Tag Archives: networking

Three ways to connect with your industry peers

With one of my businesses I was struggling to close deals. The sales cycle was long, it was difficult to get to the top of the buyer’s priority list, and initial excitement faded to unresponsiveness. This was somewhat of a niche industry and I did not have colleagues to turn to for support. What I needed was a group of industry peers to talk to.

Using these three very simple methods (so simple I cannot believe I’m writing a blog post on this but it took me a long time to actually make this effort so maybe others could use a push) I started connecting with my peers. I ended up getting a much better response to my emails that I had expected and some very thoughtful advice that helped show me why I was struggling.

Introduce yourself

Yes, it really is that simple. Just like the guy/girl at the party that you would love to talk to, if you do not introduce yourself then nothing will happen. You cannot wait for fate to intervene. Maybe nothing does happen but more likely than not you might end up talking to somebody who provides good conversation, has similar interests, but can also provide a different point of view.

It helps if you know a little bit of background on the person in order to get the conversation started. See what articles they have written or products they have released. Complement them. Everybody loves a compliment.

Send congratulations notes

Now when I see a fellow entrepreneur in the industry featured in a press article, or that they have won an award, I drop them an email congratulating them. This is an extension of the previous method and is a great excuse to take the step of introducing yourself.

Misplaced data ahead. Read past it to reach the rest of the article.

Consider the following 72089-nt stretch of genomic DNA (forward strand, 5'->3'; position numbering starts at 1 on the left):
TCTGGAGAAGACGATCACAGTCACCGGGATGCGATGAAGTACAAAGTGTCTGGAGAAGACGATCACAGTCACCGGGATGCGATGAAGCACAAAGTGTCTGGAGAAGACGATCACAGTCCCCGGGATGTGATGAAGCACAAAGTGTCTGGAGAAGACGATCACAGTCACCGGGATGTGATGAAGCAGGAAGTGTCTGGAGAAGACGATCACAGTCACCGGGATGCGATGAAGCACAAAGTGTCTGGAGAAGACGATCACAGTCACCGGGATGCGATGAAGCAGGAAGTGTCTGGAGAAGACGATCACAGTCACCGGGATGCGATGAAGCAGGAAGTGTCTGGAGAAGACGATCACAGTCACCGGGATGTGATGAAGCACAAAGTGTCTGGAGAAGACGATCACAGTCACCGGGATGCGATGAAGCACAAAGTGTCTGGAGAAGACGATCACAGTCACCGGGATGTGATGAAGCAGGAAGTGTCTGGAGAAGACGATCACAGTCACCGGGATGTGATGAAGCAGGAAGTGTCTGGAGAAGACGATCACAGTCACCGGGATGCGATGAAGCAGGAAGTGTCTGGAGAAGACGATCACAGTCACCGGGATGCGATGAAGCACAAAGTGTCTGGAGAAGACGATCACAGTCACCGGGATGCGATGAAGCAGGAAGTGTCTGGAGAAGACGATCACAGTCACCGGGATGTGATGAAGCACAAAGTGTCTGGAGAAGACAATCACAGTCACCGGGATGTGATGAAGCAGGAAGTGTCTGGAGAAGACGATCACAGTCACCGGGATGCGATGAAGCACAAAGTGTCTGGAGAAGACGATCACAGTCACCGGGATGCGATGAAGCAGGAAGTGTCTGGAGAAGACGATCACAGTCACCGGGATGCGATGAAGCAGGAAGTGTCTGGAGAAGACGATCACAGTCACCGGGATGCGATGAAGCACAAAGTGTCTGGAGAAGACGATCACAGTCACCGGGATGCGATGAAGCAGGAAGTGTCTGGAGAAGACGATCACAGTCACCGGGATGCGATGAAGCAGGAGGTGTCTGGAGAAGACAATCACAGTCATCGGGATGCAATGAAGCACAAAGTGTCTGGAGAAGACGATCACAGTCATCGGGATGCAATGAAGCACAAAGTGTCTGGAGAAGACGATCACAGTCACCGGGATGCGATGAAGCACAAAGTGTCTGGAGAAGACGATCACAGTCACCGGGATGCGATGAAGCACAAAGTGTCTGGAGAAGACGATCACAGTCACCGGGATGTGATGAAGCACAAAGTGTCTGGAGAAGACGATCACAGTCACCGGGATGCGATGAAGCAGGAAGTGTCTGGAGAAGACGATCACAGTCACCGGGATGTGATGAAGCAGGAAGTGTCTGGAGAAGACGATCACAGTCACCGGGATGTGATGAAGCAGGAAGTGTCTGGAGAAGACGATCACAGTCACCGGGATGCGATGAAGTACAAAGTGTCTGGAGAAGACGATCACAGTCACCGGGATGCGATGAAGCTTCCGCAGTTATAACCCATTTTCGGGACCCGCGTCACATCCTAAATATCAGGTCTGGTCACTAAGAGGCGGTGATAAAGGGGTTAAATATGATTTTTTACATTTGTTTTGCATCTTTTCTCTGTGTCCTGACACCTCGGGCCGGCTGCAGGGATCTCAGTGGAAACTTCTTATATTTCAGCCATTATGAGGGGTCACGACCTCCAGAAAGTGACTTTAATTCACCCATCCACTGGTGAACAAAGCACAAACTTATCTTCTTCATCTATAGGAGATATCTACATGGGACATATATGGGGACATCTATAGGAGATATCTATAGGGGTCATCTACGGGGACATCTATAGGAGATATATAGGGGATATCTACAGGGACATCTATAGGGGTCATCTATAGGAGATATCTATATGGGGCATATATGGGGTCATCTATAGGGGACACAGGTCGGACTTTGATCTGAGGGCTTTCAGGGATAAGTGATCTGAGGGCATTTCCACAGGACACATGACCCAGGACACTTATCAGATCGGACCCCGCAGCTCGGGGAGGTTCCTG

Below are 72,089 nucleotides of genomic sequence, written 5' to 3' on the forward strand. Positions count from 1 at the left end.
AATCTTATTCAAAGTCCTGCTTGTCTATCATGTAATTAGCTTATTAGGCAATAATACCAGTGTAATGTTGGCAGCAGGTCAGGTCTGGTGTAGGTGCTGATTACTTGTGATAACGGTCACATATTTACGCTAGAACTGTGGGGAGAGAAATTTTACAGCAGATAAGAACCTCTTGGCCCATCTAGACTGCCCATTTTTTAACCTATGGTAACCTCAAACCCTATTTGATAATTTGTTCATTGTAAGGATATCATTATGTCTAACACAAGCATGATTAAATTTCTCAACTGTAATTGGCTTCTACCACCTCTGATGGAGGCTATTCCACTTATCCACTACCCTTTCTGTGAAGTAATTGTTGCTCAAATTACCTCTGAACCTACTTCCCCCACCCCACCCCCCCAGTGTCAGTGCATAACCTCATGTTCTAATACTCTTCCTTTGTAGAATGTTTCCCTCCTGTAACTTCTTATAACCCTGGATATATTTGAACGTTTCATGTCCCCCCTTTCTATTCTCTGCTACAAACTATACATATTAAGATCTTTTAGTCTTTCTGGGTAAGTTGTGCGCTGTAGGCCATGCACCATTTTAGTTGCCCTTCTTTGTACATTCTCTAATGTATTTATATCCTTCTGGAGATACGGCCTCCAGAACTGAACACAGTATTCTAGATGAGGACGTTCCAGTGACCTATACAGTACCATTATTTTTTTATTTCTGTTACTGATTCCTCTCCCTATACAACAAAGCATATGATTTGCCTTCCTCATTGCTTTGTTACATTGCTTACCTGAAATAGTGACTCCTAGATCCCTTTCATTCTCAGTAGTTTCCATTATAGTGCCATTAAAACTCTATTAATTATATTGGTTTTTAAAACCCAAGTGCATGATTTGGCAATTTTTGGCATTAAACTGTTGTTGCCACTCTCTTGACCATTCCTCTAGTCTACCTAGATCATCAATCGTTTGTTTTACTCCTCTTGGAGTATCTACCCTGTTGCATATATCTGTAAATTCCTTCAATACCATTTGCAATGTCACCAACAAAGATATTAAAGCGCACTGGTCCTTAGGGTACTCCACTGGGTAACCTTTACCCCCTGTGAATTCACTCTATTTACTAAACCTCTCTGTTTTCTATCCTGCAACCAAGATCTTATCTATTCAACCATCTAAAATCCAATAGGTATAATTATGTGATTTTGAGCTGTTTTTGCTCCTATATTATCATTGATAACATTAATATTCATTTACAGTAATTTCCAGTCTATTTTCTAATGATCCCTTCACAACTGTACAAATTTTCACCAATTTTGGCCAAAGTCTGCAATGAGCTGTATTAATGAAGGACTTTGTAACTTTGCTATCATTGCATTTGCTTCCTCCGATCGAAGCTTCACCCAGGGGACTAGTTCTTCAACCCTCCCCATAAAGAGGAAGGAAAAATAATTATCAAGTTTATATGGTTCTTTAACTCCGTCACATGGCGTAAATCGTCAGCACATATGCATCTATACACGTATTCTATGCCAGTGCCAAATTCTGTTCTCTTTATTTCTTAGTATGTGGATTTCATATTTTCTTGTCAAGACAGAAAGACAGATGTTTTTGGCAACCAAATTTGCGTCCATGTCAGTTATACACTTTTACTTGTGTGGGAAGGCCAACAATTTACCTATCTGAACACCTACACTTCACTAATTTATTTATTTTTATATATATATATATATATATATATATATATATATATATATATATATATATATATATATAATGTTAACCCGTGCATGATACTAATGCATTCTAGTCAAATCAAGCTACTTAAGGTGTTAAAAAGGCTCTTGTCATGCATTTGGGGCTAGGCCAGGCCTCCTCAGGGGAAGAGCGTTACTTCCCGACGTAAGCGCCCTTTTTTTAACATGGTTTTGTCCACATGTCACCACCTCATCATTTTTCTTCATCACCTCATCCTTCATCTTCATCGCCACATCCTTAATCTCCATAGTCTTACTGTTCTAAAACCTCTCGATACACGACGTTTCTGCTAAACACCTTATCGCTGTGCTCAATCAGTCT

Ask for advice

At the end of the day this is what you really want–advice in how you can take your business to the next level.

Many people are willing to dispense with advice but it is up to you to decide if you want to take it. Because they might not know the full extent of your business and situation the advice might not be as applicable as you might like. They will speak about what has worked for them and their business. Thus, try to prequalify who you ask for advice from. If they took a path to where they are today similar to the one you are on then they might provide you with insightful and actionable advice. If not, then you still might get inspirational advice but you will not be able to act on it as much.

How to connect

Your industry peers might have their contact information on their websites. I think it is best if you treat them like a cold lead (http://blog.engagetactics.com/selling-cold-lead/) and email them first and then possibly ask for permission to set a call up with them. Many times they will prefer to respond via email until you have built up a rapport.

If their contact information is not posted there are a couple of ways to try to reach them.


Hunter.io has been an amazing tool that has helped me to build up a list of cold leads. After using Google to build up a list of potential prospects (if they have an About Us or People page I capture each name, title, phone number and email if they have it) I turn to Hunter.io to find any email addresses that were not published. More often than not they have the email address I desire.

You can use the same method to find your industry peers and get their contact information.


I do not particularly love LinkedIn but it has definitely become the online networking tool for the business world. Lots of people publish links to their LinkedIn profile which I take as an invitation to connect with them. When you request a connect on LinkedIn do not use the default text. Instead use one of the methods above (introduce yourself, congratulate them, or ask for advice). This shows you are not a bot or spammer but somebody genuinely interested in connecting with them.

If you have no 1st or 2nd degree connections with somebody you are going to need their email address in order to connect with them on LinkedIn.


The thing I love the most about Twitter is the ability to talk to anybody else that has an account. They might not listen but no other medium has the same power to reach busy people without having to get through all of the gatekeepers.

It is harder to establish the personal connection with Twitter so it might be best to think of it as a way to slowly establish a relationship by following them and consistently trying to provide value by providing them feedback on their posts and passing on links that might interest them.